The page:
by Zenia Duell
For the first time since its conception in 1956, Eurovision has been cancelled. 2020 will not be bringing any awkward accented presenters, chicken dances, or cutting commentary from Graham Norton. Perhaps now is the best time to reflect on everything that Eurovision has graced our screens with in the last 64 years. In one respect, Eurovision is a wonderful expression of European solidarity, using the power of creativity as a unifying force for reconciliation. This musical hug extends far beyond the borders of the EU – of the 41 countries participating in Eurovision, only twenty-four are in the EU.
Eurovision was originally a telecommunications initiative, rather than a political one. It was the brainchild of the European Broadcasting Union (EBU), which represents countries located within the European Broadcasting Area (EBA) – an area extending from Greenwich to the northern part of Saudi Arabia, spanning the entire Mediterranean basin. Membership to the EBU makes countries eligible for participation in Eurovision, thus Israel, Turkey and even Morocco have competed. Perhaps, then, another way to look at Eurovision is to view it as a statement of ‘Western values’ such as pluralism, diversity, and progressive union. This is certainly reflected in Eurovision’s slogans of the last few years: ‘celebrate diversity’, ‘building bridges’, ‘we are one’. This would explain the participation of countries like Israel and Turkey: Israel has been described as a ‘Western stronghold’ in the Middle East due to its firm alliance with the US, while Turkey has only recently stopped knocking at the EU’s door. In 2015, Australia was invited to participate – despite most definitely being outside the EBA, it was deemed to share those common ‘Western’ values, since its colonised history gave it more in common with the United Kingdom than with its geographical neighbours.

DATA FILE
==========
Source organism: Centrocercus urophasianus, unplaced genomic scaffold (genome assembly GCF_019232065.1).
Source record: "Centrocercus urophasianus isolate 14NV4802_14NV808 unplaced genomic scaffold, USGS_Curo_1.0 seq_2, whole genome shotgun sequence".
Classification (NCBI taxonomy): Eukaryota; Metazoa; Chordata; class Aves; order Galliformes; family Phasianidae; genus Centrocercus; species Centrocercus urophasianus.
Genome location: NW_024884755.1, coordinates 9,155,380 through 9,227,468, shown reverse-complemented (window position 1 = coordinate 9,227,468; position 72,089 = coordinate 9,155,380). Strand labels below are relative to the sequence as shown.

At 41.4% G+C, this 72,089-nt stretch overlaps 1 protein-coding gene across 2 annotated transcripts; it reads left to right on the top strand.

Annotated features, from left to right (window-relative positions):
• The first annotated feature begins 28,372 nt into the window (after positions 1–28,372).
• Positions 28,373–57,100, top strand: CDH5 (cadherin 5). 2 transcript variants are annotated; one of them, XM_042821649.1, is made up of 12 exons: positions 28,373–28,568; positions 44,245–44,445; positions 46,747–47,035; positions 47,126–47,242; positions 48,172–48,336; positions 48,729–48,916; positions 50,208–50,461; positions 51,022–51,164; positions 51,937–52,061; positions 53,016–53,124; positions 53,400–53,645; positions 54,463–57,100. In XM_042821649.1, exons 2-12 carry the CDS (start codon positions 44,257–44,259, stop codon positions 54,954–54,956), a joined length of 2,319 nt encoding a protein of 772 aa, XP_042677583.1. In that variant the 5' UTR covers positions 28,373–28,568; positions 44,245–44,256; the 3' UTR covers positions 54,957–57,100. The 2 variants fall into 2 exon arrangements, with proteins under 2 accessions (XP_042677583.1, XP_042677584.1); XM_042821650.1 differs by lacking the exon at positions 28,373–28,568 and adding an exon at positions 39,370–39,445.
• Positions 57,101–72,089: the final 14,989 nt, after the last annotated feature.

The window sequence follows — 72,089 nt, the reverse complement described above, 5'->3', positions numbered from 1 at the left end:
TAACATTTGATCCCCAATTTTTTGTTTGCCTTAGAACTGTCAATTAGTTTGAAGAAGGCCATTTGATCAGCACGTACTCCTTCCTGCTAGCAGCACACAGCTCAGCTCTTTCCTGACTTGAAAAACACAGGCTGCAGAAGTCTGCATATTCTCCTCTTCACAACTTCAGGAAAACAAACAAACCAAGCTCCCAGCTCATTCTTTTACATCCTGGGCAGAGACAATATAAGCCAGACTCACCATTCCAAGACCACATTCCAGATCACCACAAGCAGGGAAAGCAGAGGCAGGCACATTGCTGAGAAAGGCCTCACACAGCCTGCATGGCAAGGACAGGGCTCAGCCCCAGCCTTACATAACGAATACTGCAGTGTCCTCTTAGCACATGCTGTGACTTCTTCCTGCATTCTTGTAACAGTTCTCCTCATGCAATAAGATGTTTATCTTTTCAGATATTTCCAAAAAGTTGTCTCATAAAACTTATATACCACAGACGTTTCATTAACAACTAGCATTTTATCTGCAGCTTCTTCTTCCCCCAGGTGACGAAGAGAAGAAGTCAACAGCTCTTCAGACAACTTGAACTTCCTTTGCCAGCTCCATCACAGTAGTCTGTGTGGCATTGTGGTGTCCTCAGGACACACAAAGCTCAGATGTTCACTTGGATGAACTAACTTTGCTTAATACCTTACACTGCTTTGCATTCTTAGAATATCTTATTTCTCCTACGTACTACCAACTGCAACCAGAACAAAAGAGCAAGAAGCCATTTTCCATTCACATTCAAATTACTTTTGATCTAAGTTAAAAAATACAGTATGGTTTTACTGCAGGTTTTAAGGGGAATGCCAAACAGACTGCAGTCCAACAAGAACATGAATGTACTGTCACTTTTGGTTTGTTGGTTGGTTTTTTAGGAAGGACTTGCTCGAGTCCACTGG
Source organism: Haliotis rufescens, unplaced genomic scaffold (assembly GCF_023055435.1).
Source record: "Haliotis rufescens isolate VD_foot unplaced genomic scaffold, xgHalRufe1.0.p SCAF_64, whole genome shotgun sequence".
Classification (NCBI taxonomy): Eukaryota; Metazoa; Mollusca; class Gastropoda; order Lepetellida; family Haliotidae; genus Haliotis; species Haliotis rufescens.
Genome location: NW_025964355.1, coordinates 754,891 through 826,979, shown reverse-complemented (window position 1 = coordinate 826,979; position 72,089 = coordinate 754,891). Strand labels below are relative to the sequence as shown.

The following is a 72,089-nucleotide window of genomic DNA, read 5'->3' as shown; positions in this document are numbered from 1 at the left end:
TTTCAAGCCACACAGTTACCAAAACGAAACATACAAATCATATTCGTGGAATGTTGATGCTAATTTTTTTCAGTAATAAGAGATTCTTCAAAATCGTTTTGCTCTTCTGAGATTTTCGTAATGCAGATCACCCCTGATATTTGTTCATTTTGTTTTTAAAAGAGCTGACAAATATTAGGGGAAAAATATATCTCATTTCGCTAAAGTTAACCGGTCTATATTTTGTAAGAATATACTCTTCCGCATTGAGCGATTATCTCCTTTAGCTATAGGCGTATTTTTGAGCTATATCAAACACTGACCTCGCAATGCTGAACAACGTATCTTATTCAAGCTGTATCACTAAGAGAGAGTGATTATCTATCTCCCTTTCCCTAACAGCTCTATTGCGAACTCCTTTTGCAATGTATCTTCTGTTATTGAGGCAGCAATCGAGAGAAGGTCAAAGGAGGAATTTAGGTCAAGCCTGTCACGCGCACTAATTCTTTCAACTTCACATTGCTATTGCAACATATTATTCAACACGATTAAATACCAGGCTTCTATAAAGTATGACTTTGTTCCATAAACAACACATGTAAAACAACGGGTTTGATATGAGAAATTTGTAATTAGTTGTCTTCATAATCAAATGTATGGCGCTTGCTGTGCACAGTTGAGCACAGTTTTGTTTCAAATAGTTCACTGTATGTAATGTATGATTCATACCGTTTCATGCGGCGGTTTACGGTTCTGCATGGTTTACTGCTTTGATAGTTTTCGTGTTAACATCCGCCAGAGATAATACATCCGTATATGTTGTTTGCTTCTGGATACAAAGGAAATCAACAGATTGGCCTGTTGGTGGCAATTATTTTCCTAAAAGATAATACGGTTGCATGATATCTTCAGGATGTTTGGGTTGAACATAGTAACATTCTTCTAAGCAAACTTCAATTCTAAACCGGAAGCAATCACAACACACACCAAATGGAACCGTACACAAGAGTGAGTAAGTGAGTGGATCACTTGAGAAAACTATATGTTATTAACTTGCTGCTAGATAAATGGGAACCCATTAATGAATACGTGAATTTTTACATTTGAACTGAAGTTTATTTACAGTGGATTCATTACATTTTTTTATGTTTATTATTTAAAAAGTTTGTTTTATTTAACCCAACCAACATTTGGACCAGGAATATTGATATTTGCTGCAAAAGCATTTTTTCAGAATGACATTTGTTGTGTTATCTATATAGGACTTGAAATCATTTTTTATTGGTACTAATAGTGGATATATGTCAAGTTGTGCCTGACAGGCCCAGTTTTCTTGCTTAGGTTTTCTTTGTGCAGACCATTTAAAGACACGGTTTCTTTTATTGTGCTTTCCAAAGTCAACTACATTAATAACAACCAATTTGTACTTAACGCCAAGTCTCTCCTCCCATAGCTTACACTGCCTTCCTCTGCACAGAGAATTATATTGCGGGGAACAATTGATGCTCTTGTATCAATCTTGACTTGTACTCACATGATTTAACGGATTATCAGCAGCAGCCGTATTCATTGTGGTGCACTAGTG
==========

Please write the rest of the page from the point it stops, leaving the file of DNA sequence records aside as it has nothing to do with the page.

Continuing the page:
But as Eurovision continues to expand its horizons, it seems to be experiencing a bad case of mission creep and the musical celebration has started to become hijacked by political agendas. This is reflected in the financial clout of the so-called ‘Big Five’ (France, Germany, Italy, Spain and the United Kingdom) who, because of the amount of money they contribute to the competition, are guaranteed a place in the contest’s final regardless of the quality of their entries. Perhaps not coincidentally, these countries are also the five largest EU budget contributors of the past decade. Once again, art reflects politics: the alleged ‘diversity’ and ‘unity’ so heavily promoted in Eurovision’s slogans appear to be just a veneer, lacquering over the reality of European financial inequality. Turkey objected to the ‘Big Five’ rule so strongly that they withdrew from the competition completely, and set up their own rival song contest: Turkvisyon. Although it only ran for three years, this alternative contest coincided with Turkey’s decision to shelve its effort to join the EU. Both these actions were a clear manifestation of Turkey’s new foreign policy, as Turkey turns its head from the West to fix its gaze on the East.